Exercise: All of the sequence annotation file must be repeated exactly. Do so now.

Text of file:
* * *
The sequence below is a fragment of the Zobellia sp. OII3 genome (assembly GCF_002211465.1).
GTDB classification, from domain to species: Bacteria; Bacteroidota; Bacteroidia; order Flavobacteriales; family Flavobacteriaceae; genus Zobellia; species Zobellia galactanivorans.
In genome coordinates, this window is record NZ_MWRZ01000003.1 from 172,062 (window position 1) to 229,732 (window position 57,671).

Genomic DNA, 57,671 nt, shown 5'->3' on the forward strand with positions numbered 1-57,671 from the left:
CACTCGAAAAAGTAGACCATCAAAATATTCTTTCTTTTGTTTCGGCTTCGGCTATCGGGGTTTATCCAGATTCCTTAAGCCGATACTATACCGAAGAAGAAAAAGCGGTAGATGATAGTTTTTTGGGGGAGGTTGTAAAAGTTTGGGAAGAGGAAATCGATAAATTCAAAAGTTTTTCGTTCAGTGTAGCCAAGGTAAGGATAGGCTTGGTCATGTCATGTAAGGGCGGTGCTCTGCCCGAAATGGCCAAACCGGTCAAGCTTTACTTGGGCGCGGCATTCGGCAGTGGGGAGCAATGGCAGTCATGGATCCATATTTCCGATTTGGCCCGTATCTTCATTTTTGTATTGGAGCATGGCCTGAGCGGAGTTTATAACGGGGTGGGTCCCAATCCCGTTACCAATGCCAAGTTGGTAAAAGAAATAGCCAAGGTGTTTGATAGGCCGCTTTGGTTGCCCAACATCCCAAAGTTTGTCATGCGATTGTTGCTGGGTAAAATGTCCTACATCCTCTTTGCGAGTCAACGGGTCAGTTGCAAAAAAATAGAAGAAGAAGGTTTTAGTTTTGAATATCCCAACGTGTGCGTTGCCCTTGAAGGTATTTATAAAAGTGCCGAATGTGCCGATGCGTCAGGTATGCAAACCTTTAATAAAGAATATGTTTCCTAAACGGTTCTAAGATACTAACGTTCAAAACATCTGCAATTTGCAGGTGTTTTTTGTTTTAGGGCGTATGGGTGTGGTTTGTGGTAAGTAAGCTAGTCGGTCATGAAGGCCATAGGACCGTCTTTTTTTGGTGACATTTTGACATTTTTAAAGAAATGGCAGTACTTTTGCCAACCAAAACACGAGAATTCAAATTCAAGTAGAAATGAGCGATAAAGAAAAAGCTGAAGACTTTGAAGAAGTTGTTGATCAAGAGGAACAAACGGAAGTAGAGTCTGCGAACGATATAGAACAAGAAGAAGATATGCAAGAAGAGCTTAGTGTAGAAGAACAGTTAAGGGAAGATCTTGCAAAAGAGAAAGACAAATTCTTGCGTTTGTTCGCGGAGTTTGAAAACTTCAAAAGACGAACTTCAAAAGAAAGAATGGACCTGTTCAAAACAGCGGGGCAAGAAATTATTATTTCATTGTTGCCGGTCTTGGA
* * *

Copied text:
The sequence below is a fragment of the Zobellia sp. OII3 genome (assembly GCF_002211465.1).
GTDB classification, from domain to species: Bacteria; Bacteroidota; Bacteroidia; order Flavobacteriales; family Flavobacteriaceae; genus Zobellia; species Zobellia galactanivorans.
In genome coordinates, this window is record NZ_MWRZ01000003.1 from 172,062 (window position 1) to 229,732 (window position 57,671).

Genomic DNA, 57,671 nt, shown 5'->3' on the forward strand with positions numbered 1-57,671 from the left:
CACTCGAAAAAGTAGACCATCAAAATATTCTTTCTTTTGTTTCGGCTTCGGCTATCGGGGTTTATCCAGATTCCTTAAGCCGATACTATACCGAAGAAGAAAAAGCGGTAGATGATAGTTTTTTGGGGGAGGTTGTAAAAGTTTGGGAAGAGGAAATCGATAAATTCAAAAGTTTTTCGTTCAGTGTAGCCAAGGTAAGGATAGGCTTGGTCATGTCATGTAAGGGCGGTGCTCTGCCCGAAATGGCCAAACCGGTCAAGCTTTACTTGGGCGCGGCATTCGGCAGTGGGGAGCAATGGCAGTCATGGATCCATATTTCCGATTTGGCCCGTATCTTCATTTTTGTATTGGAGCATGGCCTGAGCGGAGTTTATAACGGGGTGGGTCCCAATCCCGTTACCAATGCCAAGTTGGTAAAAGAAATAGCCAAGGTGTTTGATAGGCCGCTTTGGTTGCCCAACATCCCAAAGTTTGTCATGCGATTGTTGCTGGGTAAAATGTCCTACATCCTCTTTGCGAGTCAACGGGTCAGTTGCAAAAAAATAGAAGAAGAAGGTTTTAGTTTTGAATATCCCAACGTGTGCGTTGCCCTTGAAGGTATTTATAAAAGTGCCGAATGTGCCGATGCGTCAGGTATGCAAACCTTTAATAAAGAATATGTTTCCTAAACGGTTCTAAGATACTAACGTTCAAAACATCTGCAATTTGCAGGTGTTTTTTGTTTTAGGGCGTATGGGTGTGGTTTGTGGTAAGTAAGCTAGTCGGTCATGAAGGCCATAGGACCGTCTTTTTTTGGTGACATTTTGACATTTTTAAAGAAATGGCAGTACTTTTGCCAACCAAAACACGAGAATTCAAATTCAAGTAGAAATGAGCGATAAAGAAAAAGCTGAAGACTTTGAAGAAGTTGTTGATCAAGAGGAACAAACGGAAGTAGAGTCTGCGAACGATATAGAACAAGAAGAAGATATGCAAGAAGAGCTTAGTGTAGAAGAACAGTTAAGGGAAGATCTTGCAAAAGAGAAAGACAAATTCTTGCGTTTGTTCGCGGAGTTTGAAAACTTCAAAAGACGAACTTCAAAAGAAAGAATGGACCTGTTCAAAACAGCGGGGCAAGAAATTATTATTTCATTGTTGCCGGTCTTGGA